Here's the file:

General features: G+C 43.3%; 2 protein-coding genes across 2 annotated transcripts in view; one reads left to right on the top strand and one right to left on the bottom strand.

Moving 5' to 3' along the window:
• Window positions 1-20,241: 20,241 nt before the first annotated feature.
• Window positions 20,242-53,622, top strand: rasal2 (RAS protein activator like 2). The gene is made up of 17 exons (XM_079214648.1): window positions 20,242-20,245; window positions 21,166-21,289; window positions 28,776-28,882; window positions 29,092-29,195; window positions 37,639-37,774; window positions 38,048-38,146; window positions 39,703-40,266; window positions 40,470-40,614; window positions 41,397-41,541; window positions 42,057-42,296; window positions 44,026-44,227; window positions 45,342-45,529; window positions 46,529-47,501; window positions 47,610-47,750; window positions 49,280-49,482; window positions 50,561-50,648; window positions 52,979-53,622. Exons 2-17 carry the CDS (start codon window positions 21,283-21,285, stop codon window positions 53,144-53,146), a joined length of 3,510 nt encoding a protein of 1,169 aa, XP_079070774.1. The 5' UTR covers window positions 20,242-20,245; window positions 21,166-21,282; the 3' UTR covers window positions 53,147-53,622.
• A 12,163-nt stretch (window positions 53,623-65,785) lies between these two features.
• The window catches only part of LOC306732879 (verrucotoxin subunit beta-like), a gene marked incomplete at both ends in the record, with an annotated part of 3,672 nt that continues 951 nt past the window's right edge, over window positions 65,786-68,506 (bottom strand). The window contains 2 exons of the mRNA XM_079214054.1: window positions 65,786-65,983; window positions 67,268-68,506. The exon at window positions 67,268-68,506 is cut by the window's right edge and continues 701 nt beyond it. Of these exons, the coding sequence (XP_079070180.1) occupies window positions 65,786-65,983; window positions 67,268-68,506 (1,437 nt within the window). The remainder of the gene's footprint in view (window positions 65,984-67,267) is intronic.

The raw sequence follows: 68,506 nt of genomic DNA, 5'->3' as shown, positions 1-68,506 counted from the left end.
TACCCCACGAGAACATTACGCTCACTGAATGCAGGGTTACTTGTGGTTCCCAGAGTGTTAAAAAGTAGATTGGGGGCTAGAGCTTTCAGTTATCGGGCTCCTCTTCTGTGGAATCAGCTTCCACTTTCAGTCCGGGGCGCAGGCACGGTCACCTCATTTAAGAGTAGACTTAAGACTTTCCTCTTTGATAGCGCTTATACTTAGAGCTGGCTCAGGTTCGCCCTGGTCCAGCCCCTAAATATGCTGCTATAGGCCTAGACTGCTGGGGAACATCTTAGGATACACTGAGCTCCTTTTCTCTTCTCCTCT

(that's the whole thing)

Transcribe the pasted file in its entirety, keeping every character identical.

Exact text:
General features: G+C 43.3%; 2 protein-coding genes across 2 annotated transcripts in view; one reads left to right on the top strand and one right to left on the bottom strand.

Moving 5' to 3' along the window:
• Window positions 1-20,241: 20,241 nt before the first annotated feature.
• Window positions 20,242-53,622, top strand: rasal2 (RAS protein activator like 2). The gene is made up of 17 exons (XM_079214648.1): window positions 20,242-20,245; window positions 21,166-21,289; window positions 28,776-28,882; window positions 29,092-29,195; window positions 37,639-37,774; window positions 38,048-38,146; window positions 39,703-40,266; window positions 40,470-40,614; window positions 41,397-41,541; window positions 42,057-42,296; window positions 44,026-44,227; window positions 45,342-45,529; window positions 46,529-47,501; window positions 47,610-47,750; window positions 49,280-49,482; window positions 50,561-50,648; window positions 52,979-53,622. Exons 2-17 carry the CDS (start codon window positions 21,283-21,285, stop codon window positions 53,144-53,146), a joined length of 3,510 nt encoding a protein of 1,169 aa, XP_079070774.1. The 5' UTR covers window positions 20,242-20,245; window positions 21,166-21,282; the 3' UTR covers window positions 53,147-53,622.
• A 12,163-nt stretch (window positions 53,623-65,785) lies between these two features.
• The window catches only part of LOC306732879 (verrucotoxin subunit beta-like), a gene marked incomplete at both ends in the record, with an annotated part of 3,672 nt that continues 951 nt past the window's right edge, over window positions 65,786-68,506 (bottom strand). The window contains 2 exons of the mRNA XM_079214054.1: window positions 65,786-65,983; window positions 67,268-68,506. The exon at window positions 67,268-68,506 is cut by the window's right edge and continues 701 nt beyond it. Of these exons, the coding sequence (XP_079070180.1) occupies window positions 65,786-65,983; window positions 67,268-68,506 (1,437 nt within the window). The remainder of the gene's footprint in view (window positions 65,984-67,267) is intronic.

The raw sequence follows: 68,506 nt of genomic DNA, 5'->3' as shown, positions 1-68,506 counted from the left end.
TACCCCACGAGAACATTACGCTCACTGAATGCAGGGTTACTTGTGGTTCCCAGAGTGTTAAAAAGTAGATTGGGGGCTAGAGCTTTCAGTTATCGGGCTCCTCTTCTGTGGAATCAGCTTCCACTTTCAGTCCGGGGCGCAGGCACGGTCACCTCATTTAAGAGTAGACTTAAGACTTTCCTCTTTGATAGCGCTTATACTTAGAGCTGGCTCAGGTTCGCCCTGGTCCAGCCCCTAAATATGCTGCTATAGGCCTAGACTGCTGGGGAACATCTTAGGATACACTGAGCTCCTTTTCTCTTCTCCTCT